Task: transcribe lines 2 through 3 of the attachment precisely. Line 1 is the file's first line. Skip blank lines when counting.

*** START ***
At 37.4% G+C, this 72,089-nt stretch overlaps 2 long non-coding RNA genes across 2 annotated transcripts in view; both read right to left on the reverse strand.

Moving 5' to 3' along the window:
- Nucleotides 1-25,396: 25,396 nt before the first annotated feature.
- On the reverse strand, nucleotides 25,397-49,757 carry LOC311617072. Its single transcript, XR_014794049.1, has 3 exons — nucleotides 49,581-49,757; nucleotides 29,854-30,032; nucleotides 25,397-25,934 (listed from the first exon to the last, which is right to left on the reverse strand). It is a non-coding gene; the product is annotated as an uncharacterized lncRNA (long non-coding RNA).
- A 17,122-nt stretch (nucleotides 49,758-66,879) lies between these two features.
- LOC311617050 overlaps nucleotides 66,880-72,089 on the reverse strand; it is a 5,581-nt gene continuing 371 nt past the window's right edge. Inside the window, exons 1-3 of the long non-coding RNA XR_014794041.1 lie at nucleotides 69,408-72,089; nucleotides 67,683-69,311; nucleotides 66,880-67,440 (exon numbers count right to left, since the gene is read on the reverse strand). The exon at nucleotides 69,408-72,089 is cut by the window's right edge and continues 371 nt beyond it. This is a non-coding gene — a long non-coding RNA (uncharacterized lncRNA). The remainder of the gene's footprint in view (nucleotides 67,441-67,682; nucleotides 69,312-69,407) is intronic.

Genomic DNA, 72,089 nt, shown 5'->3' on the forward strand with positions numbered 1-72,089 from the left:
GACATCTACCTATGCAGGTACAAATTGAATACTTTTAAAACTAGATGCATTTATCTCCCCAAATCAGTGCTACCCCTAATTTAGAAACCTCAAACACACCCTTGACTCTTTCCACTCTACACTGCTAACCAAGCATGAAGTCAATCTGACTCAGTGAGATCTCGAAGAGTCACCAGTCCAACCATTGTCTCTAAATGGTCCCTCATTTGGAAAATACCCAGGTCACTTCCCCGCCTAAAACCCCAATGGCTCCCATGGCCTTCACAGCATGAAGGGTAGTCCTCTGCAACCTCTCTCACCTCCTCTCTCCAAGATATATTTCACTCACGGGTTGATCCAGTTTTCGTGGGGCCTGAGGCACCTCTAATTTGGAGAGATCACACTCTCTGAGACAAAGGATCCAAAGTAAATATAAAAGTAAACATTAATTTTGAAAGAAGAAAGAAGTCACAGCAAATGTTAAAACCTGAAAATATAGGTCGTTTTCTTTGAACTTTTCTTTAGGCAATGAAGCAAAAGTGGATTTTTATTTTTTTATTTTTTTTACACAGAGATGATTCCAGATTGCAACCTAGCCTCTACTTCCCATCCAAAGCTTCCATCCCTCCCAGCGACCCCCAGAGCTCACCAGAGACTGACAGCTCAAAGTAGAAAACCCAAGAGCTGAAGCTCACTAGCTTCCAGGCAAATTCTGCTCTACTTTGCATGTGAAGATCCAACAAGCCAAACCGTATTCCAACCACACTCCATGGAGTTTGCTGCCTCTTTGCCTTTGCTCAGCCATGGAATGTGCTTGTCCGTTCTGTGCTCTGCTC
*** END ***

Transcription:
Moving 5' to 3' along the window:
- Nucleotides 1-25,396: 25,396 nt before the first annotated feature.